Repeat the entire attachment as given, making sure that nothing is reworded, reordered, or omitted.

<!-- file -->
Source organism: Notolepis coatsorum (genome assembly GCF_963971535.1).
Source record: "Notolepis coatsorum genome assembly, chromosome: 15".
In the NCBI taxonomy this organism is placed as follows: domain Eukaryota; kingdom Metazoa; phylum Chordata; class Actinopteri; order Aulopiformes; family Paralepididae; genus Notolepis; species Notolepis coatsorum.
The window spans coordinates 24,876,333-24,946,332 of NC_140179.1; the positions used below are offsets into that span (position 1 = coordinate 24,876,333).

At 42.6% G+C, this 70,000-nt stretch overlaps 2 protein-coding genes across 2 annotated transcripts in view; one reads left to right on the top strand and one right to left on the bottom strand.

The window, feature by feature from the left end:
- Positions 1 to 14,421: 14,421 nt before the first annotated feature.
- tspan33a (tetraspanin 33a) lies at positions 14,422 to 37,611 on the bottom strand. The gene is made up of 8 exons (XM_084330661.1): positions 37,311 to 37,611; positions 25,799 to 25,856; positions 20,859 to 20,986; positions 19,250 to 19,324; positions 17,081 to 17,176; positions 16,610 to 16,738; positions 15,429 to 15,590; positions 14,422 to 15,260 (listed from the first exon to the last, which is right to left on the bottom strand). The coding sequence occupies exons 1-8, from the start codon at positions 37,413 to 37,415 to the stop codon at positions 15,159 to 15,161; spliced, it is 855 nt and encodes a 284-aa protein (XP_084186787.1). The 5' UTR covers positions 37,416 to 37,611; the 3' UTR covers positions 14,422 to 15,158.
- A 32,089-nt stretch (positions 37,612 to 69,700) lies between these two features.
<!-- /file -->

Source organism: Notolepis coatsorum (genome assembly GCF_963971535.1).
Source record: "Notolepis coatsorum genome assembly, chromosome: 15".
In the NCBI taxonomy this organism is placed as follows: domain Eukaryota; kingdom Metazoa; phylum Chordata; class Actinopteri; order Aulopiformes; family Paralepididae; genus Notolepis; species Notolepis coatsorum.
The window spans coordinates 24,876,333-24,946,332 of NC_140179.1; the positions used below are offsets into that span (position 1 = coordinate 24,876,333).

At 42.6% G+C, this 70,000-nt stretch overlaps 2 protein-coding genes across 2 annotated transcripts in view; one reads left to right on the top strand and one right to left on the bottom strand.

The window, feature by feature from the left end:
- Positions 1 to 14,421: 14,421 nt before the first annotated feature.
- tspan33a (tetraspanin 33a) lies at positions 14,422 to 37,611 on the bottom strand. The gene is made up of 8 exons (XM_084330661.1): positions 37,311 to 37,611; positions 25,799 to 25,856; positions 20,859 to 20,986; positions 19,250 to 19,324; positions 17,081 to 17,176; positions 16,610 to 16,738; positions 15,429 to 15,590; positions 14,422 to 15,260 (listed from the first exon to the last, which is right to left on the bottom strand). The coding sequence occupies exons 1-8, from the start codon at positions 37,413 to 37,415 to the stop codon at positions 15,159 to 15,161; spliced, it is 855 nt and encodes a 284-aa protein (XP_084186787.1). The 5' UTR covers positions 37,416 to 37,611; the 3' UTR covers positions 14,422 to 15,158.
- A 32,089-nt stretch (positions 37,612 to 69,700) lies between these two features.